The Golden State Warriors have fielded some of the best rosters in the entire history of the NBA. As a matter of fact, their infamous “Death Lineup” aka “Hamptons 5” of Stephen Curry, Klay Thompson, Kevin Durant, Draymond Green, and Andre Iguodala is arguably the greatest five-man lineup this league has ever seen.
As a result of all the superstars on their team, it’s easy to forget some of the “lesser-known” guys that actually also sported a Warriors uniform. We’re not only talking about the 2010s but as a matter of fact, there are more than a few players in the past which you may have completely forgotten actually played for the Dubs at one point in their respective careers. Below are our Top 5 forgotten guys.
Chris Webber had an illustrious 15-year career in the NBA, which included a Rookie of the Year win, five All-Star appearances, and five All-NBA team selections.
Webber is probably most remembered for his stint with the Sacramento Kings during the late 1990’s/early 2000s, but what you may have completely missed is the fact that he was actually drafted by the Warriors.
After a celebrated college career, Webber was selected first overall by the Orlando Magic but was quickly traded to the Warriors on draft night (for Anfernee Hardaway who went third in the same draft, along with some future draft picks).
Webber’s stint with the Warriors was short-lived, though, with the team sending him to the Washington Bullets after a tremendous rookie campaign. As fate would have it, Webber ended up finishing his career in Oakland, rejoining the Warriors in 2008 as a free agent. He played just eight games during that second stint with Golden State, before finally calling it a career.
Derek Fisher is a five-time NBA champion with the Los Angeles Lakers and is without a doubt most well known for being the backcourt partner of the late, great Kobe Bryant. As a matter of fact, Fisher was a prominent figure for LA in all five of Kobe’s championships.
What may be a forgotten fact for some is that Fisher actually parted ways with LA a few years after that first three-peat. In 2004, he signed as a free agent for the Warriors, where he played for two seasons before being traded to the Utah Jazz.
Fisher eventually rejoined the Lakers in 2007, to play alongside Bryant again.
Did you know that the great Wilt Chamberlain’s record-setting 100-point performance was in a Warriors uniform? Go ahead, Google it. His jersey bore the name “Phila,” which is obviously short for Philadelphia, but in case you missed it, the 7-foot-1 legend was actually playing for the Philadelphia Warriors at that time.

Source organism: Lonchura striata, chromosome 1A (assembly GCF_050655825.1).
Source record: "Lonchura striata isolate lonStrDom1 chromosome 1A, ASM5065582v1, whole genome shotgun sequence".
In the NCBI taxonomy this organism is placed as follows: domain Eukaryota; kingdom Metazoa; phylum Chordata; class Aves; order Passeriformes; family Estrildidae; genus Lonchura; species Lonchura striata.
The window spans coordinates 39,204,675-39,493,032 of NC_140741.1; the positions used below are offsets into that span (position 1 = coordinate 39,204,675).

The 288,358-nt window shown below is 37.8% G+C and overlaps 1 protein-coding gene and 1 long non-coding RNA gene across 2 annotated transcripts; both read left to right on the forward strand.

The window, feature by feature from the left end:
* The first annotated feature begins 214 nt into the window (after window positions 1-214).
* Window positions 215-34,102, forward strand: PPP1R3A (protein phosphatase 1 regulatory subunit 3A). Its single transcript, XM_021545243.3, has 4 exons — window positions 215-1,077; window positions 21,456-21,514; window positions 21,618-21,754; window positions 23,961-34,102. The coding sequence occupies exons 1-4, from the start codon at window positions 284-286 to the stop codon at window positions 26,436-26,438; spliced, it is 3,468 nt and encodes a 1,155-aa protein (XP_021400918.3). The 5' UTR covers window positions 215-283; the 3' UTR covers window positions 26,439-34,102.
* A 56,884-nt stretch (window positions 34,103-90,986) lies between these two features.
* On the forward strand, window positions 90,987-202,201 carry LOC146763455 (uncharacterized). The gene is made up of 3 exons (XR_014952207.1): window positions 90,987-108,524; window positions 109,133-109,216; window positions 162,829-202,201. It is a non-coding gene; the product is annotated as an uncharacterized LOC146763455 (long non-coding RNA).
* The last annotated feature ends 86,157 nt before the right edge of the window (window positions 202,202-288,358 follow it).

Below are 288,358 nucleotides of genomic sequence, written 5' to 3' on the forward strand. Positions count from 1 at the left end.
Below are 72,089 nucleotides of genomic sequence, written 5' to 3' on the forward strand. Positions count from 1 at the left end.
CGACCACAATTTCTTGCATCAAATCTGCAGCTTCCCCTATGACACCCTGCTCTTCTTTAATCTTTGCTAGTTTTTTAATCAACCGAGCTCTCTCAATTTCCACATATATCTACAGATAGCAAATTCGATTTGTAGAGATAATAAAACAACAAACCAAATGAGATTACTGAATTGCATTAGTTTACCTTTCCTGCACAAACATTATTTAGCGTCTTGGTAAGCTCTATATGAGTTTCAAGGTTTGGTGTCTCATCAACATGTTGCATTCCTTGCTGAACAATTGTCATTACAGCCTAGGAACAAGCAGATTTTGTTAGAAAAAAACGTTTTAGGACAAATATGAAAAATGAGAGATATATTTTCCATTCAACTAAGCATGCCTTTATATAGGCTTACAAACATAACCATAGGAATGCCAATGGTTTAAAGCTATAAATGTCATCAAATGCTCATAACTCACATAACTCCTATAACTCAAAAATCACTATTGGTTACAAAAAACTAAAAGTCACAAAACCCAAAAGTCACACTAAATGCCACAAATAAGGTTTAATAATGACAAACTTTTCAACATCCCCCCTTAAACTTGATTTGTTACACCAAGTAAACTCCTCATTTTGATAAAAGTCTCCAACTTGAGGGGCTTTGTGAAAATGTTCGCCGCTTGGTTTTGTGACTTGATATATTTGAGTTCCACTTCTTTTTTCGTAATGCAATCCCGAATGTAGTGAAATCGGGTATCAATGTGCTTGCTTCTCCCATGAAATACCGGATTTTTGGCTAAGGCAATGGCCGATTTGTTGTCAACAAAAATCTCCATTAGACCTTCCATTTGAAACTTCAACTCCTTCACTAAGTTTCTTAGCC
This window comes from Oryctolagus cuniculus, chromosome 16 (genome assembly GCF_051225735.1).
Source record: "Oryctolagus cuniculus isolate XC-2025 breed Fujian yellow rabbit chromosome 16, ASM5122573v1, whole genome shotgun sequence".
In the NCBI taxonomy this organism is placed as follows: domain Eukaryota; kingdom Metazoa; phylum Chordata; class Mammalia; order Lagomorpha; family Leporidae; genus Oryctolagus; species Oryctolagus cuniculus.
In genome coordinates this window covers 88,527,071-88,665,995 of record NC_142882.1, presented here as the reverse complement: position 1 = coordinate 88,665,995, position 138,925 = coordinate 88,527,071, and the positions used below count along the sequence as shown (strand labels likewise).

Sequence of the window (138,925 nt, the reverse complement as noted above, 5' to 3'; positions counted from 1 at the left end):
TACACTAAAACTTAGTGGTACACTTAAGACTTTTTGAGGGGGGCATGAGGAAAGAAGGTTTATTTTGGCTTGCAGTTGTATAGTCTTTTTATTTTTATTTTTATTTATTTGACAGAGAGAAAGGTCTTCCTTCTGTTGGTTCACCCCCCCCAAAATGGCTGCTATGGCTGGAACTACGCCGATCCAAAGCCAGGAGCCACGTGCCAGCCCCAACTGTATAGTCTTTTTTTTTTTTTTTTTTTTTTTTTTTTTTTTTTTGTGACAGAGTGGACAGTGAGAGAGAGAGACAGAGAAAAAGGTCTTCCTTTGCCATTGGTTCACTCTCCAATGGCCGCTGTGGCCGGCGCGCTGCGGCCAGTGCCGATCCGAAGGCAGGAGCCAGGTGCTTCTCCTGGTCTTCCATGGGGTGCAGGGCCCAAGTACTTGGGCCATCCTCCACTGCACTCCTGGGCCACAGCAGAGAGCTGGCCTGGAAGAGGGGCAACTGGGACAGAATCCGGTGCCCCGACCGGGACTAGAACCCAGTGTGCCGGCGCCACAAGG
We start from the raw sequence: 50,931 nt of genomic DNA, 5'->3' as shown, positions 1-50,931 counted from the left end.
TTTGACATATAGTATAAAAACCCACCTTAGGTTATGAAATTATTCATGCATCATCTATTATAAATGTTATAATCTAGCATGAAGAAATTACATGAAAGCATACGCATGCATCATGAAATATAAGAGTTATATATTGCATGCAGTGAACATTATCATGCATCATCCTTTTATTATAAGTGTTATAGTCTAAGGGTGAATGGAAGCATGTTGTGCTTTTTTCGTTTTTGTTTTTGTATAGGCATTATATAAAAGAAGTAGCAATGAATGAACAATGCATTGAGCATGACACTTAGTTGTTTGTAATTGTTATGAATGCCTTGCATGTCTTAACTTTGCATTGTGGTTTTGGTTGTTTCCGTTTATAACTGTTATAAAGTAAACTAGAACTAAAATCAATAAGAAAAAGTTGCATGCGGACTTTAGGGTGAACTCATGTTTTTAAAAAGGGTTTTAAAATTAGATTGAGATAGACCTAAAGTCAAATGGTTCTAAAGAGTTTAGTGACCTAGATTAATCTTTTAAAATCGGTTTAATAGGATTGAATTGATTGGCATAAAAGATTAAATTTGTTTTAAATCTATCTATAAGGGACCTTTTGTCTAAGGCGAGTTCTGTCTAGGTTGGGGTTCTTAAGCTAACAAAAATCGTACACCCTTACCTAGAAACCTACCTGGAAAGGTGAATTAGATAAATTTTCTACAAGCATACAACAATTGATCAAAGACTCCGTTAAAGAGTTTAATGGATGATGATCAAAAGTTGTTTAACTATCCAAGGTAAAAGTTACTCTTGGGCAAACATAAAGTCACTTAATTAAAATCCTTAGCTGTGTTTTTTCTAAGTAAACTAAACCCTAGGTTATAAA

Chamberlain entered the league in 1959 in what was a territorial selection type of draft, and the first team he ever played for was the Warriors. In 1962, the Warriors moved from Philadelphia t San Francisco, and became the San Francisco Warriors. It wasn’t until 1971 that the team officially became the Golden State Warriors.
As for Chamberlain, he eventually made the move to the Philadelphia 76ers, with the Warriors opting to trade him in 1965.
When talking about some of the greatest Boston Celtics players of all time, you cannot not include Robert Parish in the conversation. The Hall of Famer played 14 memorable seasons with the C’s, which resulted in no less than four NBA titles.
However, what may come as a surprise for some is how Parish actually started his career with the Warriors. It was actually Golden State that drafted a 23-year-old Parish in 1976 as the eighth-overall pick.
Parish played four seasons for the Warriors before he was traded to Boston — a deal that in hindsight, was quite terrible for Golden State. Parish flourished in Boston and became an All-Star in just his first season (his first of nine) with the Celtics.
Last but certainly not least we have Gilbert Arenas, who aside from his many controversial moments on and off the court, is most recognized for his time with the Washington Wizards. However, the 6-foot-3 point guard actually started his career with the Golden State Warriors — as the 31st overall pick in the 2001 draft.
Prior to his All-Star-caliber level of play and his gun-wielding ways, Arenas played two years with the Warriors. He averaged 15.6 points, 4.0 rebounds, 5.3 assists, and 1.5 steals in two seasons prior to being allowed by the Warriors to walk away as a free agent in the summer of 2003. Arenas signed with the Wizards, and the rest, as they say, is history.
As you may have noticed, the Warriors do have a knack of letting some great players get away from their grasp. Thankfully for them, all their past mistakes have been overshadowed by their unprecedented success in the 2010s.